By Ashley Bowen ~
While doing some research ahead of the 50th anniversary of the rubella vaccine in June 2019, I came across an image of the team that developed the vaccine and an improved blood test. The photograph, taken by NIH photographer Jerry Hecht, shows Drs. Harry M. Meyer, Jr. (1928–2001) and Paul Parkman (b. 1932) conferring with a female scientist holding a bottle of rubella antigen. When the photograph came into the NLM’s collections several decades ago, the information associated with it read:
Drs. Harry M. Meyer, Jr. (light hair), Paul D. Parkman (dark hair), and a female lab technician of the Laboratory of Viral Immunology, Division of Biologics Standard [sic] working with rubella antigen in laboratory setting.
Just before I came across this photograph, I had been reading about the efforts of other historians and researchers to identify the women present but unidentified in the history of science and medicine. When I looked at this image and read the existing documentation, I wondered if there was more to her role in the rubella research team than is implied by the phrase “lab technician.” After all, she is holding a bottle of antigen and centered in two photographs with the men who developed the rubella vaccine. Quite frankly, I couldn’t let it go that two male researchers were identified by name while this woman was not.
I wanted (needed) to know who this woman was.
It took over a month but, thanks to some archival sleuthing here at the National Library of Medicine, help from private citizens (including the adult children of former DBS’ laboratory staff), the generous assistance of professional organizations like Graduate Women in Science, conversations with librarians and historians at various museums, universities, and federal agencies—not to mention a fair bit of luck—we have been able to identify this female lab technician as Hope Hopps (1926–1988).
Hopps was much more than a lab technician. She earned a master’s degree in microbiology from the University of Maryland in 1950, an era when few women pursued advanced degrees in the sciences. After working as a bacteriologist for a few years, Hopps joined the staff at the NIH first in the National Institute of Allergy and Infectious Diseases and then in the Division of Biologics Standards’ Laboratory of Viral Immunology.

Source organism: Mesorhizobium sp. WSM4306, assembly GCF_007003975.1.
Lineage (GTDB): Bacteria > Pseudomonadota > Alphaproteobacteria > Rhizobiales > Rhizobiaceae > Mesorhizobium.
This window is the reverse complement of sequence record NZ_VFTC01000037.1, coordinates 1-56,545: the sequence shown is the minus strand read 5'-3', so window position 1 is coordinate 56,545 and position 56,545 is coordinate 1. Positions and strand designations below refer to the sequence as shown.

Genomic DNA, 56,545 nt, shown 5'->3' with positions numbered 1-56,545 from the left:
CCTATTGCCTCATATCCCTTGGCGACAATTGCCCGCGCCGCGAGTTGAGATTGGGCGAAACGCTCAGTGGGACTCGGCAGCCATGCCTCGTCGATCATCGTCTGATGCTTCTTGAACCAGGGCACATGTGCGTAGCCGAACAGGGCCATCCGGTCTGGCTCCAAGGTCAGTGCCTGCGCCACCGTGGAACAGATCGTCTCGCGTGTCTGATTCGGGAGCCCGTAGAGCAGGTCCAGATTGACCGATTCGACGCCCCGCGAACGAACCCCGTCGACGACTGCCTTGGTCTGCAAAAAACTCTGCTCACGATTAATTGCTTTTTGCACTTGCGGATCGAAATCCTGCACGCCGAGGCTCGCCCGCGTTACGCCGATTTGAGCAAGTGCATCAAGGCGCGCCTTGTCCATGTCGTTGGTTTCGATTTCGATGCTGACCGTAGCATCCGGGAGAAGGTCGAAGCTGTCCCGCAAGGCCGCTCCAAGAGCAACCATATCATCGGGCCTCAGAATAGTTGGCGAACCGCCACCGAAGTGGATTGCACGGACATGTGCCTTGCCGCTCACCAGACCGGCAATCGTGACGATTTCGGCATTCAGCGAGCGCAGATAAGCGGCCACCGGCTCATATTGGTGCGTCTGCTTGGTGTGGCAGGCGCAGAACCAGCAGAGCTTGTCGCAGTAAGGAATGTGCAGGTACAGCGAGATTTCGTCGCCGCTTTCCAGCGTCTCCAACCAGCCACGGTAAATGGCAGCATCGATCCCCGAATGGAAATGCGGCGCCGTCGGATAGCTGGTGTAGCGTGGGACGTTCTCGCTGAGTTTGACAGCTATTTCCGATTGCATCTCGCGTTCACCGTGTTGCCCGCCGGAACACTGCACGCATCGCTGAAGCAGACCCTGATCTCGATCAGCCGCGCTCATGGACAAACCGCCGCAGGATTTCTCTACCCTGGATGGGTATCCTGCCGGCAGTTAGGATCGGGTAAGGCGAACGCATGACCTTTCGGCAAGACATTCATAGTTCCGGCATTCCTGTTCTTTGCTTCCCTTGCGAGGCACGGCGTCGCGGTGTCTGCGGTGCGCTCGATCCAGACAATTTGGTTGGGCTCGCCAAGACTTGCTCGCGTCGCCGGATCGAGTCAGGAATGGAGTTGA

As a staff member in the Laboratory of Viral Immunology in the 1960s, Hopps worked with Drs. Parkman and Meyer on several research projects, is listed as an author on several articles they published in outlets like the New England Journal of Medicine and Pediatrics, and held a patent with them for the rubella blood test. In a 2005 oral history, Dr. Parkman remembered Hopps as:
“…our—it’s an unacceptable term now I suppose—but she was our ‘Girl Friday.’ She could make any kind of cell culture grow, for example, she developed the BSC-1 cell line, which stands for biological standards culture one. It is still used for things.”
When DBS moved to the FDA in 1972, Hopps relocated with it and assumed the role of assistant to the director of biologics. She also served as the acting associate director for program development and operations. After retiring from government service, Hopps continued to work as a consultant and guest worker in the FDA’s Center for Drugs and Biologics.
Her achievements in government are matched by her contributions to science. Over the course of her career, Hopps authored or co-authored 89 articles in medical journals and books, was awarded two different patents, served as the national president of the Graduate Women in Science, and developed the BSC-1 cell line.
To me, researching this woman’s name was an opportunity to surface the role of women in both the laboratory and the historical record. It was an opportunity to ask questions, look deeper, and to reevaluate historical value judgements about who is important, who substantively contributed to the rubella research project, and who is worth knowing about. Things are changing, certainly, but the stereotype that “science is male” remains strong.
Based on this research, Ginny Roth, the Program Manager for the Prints and Photographs Program, has updated the catalog record for the photograph. I am thrilled that we could identify her and expand the record to account for her contributions to the research team and help ensure that Hopps’ contributions to the development of the rubella vaccine and blood test are remembered in the future.
This “Girl Friday” had a graduate degree, two patents, and a name. That name was Hope Hopps.
Ashley Bowen, PhD is a Mellon/ACLS Public Fellow and Digital Engagement Manager at the Science History Institute in Philadelphia. She was recently guest curator for the Exhibition Program in the History of Medicine Division of the National Library of Medicine.
This is a wonderful article and I encourage you to continue on this path. Many women continue to make tremendous contributions to science but go nameless.
How shameful that these men didn’t correct the record at the time. The Heroic Pioneer Scientist trope relies on occluding all the other people, female and male, whose work is vital to any progress.
Thank you for identifying the woman in the photo. It adds considerably to the understanding of the story.
Thanks for reading.